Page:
The U.S. Department of Education recently offered guidelines for the newest reauthorization of the Every Student Succeeds Act (ESSA). This blueprint focuses on helping teachers perform better, and in turn helping their students do the same. That means every student succeeds when their teachers succeed in their endeavors, too.

Known as Title II, the new federal funding for teacher support and teacher-quality grants totals more than $2 billion. The Department of Education plans to handhold the states and districts through the transition from the controversial No Child Left Behind Act to the ESSA.

The guidelines aim to help teachers in their educator training programs and in preparation for their teaching — whether it is the early years of training or helping experienced teachers transition to new standards, right up to their leadership positions. The goal is to facilitate a child's access to effective teachers and get the right kind of support and guidance students need in their formative years.

To do this, states and districts must train and support teachers to do their jobs well and affect students in the best positive way, especially in high-needs schools. Effective use of the Title II funding will see even distribution of funds and resources, of course, but also a deeper focus on districts that lack existing resources. This means it's not just the top-performing schools that will benefit from funding.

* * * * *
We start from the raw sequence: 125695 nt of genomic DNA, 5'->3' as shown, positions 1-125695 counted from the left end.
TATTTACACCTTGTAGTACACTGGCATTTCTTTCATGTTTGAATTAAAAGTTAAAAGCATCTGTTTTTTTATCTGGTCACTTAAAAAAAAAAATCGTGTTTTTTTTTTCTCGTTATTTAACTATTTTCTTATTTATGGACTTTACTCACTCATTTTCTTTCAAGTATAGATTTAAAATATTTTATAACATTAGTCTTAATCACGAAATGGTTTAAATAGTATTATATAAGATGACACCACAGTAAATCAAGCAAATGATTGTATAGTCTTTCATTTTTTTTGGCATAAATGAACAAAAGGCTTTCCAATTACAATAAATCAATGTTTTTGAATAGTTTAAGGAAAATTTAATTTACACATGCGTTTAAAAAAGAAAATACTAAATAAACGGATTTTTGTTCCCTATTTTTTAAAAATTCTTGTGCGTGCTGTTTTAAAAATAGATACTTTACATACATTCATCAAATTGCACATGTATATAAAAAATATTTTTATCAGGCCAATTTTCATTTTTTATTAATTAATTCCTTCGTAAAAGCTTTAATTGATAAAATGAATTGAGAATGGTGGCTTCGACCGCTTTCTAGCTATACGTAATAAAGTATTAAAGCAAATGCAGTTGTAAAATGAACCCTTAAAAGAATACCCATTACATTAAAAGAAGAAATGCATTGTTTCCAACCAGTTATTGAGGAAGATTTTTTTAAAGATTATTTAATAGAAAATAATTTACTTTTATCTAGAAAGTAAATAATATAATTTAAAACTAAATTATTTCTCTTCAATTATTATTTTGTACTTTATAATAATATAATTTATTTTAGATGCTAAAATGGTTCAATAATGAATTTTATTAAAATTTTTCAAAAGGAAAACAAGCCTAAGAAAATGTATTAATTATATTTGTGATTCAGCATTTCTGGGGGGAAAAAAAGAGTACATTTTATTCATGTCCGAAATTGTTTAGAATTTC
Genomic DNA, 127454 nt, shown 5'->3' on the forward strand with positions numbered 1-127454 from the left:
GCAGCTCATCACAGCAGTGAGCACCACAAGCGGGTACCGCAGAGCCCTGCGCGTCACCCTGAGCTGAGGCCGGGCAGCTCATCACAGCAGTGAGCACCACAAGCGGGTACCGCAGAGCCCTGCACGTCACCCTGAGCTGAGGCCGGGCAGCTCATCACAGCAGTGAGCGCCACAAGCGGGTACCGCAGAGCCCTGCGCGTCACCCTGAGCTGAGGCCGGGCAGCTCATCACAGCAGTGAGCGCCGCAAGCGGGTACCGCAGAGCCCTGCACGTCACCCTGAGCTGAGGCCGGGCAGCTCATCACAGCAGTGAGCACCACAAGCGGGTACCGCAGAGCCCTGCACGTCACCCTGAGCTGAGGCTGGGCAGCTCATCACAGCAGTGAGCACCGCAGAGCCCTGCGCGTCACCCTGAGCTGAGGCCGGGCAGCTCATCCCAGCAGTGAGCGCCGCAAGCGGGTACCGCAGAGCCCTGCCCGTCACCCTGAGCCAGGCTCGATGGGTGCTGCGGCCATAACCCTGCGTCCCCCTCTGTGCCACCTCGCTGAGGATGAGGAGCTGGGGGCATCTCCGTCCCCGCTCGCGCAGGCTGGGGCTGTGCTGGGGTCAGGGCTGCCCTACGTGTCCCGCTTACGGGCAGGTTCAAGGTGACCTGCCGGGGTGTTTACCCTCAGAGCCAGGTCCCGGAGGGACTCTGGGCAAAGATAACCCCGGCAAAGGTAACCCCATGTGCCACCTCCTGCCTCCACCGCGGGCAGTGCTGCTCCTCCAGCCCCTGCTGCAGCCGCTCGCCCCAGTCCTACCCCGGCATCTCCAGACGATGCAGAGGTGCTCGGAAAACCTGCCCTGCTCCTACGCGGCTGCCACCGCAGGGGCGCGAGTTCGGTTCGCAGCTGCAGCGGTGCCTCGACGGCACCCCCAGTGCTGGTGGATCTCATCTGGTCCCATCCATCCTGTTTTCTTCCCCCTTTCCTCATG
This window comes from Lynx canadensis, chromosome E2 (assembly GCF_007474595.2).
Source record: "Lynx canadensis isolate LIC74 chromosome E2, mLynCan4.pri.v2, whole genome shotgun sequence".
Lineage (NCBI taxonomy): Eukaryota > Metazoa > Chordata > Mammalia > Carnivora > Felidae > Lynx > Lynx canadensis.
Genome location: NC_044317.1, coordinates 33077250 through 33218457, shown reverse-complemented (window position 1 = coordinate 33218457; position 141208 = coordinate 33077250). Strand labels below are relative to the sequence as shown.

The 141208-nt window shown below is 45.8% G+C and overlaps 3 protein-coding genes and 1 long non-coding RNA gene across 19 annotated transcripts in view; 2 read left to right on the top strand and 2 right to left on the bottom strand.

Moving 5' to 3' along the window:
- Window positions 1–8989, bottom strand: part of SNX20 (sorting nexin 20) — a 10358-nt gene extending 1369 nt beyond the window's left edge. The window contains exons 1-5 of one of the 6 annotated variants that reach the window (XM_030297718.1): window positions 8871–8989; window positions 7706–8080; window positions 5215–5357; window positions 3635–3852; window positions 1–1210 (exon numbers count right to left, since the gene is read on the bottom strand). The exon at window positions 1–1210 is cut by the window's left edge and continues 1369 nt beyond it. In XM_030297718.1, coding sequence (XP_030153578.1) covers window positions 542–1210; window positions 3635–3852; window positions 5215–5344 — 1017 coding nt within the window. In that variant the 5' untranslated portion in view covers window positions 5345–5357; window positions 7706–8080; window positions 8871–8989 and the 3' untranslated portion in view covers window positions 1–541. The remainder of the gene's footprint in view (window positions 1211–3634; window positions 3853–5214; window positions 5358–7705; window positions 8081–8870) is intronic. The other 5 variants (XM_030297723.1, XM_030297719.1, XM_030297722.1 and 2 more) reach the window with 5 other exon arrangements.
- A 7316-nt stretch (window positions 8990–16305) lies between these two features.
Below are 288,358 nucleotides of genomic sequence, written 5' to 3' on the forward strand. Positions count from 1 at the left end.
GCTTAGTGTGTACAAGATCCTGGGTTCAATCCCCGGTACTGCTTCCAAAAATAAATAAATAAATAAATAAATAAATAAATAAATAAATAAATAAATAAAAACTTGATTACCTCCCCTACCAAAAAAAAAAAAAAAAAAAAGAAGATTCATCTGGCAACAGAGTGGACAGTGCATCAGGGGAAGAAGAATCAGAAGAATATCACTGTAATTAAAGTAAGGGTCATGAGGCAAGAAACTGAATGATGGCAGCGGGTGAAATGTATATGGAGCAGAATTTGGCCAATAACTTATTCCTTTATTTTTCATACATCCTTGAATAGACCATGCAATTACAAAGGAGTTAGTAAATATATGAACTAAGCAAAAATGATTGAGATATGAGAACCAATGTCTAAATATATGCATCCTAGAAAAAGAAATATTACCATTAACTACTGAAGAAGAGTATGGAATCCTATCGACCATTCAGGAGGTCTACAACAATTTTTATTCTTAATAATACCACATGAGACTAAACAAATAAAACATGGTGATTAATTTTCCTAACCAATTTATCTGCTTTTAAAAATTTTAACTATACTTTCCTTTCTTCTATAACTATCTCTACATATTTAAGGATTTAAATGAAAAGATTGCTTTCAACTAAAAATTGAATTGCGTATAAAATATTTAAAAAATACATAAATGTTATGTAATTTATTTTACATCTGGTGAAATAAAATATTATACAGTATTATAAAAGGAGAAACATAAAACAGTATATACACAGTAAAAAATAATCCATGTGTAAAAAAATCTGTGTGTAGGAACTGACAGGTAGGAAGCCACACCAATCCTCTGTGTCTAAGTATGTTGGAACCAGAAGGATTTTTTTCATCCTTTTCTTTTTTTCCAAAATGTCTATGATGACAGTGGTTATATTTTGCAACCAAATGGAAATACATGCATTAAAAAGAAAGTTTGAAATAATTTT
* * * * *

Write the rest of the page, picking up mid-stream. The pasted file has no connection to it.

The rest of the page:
As the Department of Education outlined, some of the steps to be taken include mentorship programs for new teachers, preparation programs at traditional universities, teacher residency programs as well as alternative-preparation programs. Other proactive steps include cutting down on class size, co-teaching classrooms in high-needs schools, training principals and support them with "principal supervisors," as well as offering extra pay, bonuses and other perks like better teacher-evaluation systems.

What these mean is that it is not just academic growth and performance that will determine school's reputation and teacher evaluation. In fact, the new law does not require the teacher-evaluation systems to be based on students' test scores, a hangover of the No Child Left Behind Act, leading to much controversy and protest in the last few years.

Instead, the focus will be more on a combination of student population and poverty. There is a need to improve teacher evaluations, but the standards will be far less rigid than before.

Test scores aren't completely negated, but the evaluations will take into consideration continuous improvement and self-reflection, along with professional growth. This may turn out to be a boon for economically strapped districts and high-needs schools where test scores factor in many other variables, other than teacher performance.

While detractors worry that relaxed rules may hurt poor and minority students more, the reality may just be the opposite. Demographic data, financial situations and social issues play a big role in the negative scores of underperforming districts.

Holding teachers responsible is a skewed way to look at the picture. Hopefully, the new regulations will be successful in cutting through the red tape and paving the way for a positive and healthy teacher-student environment.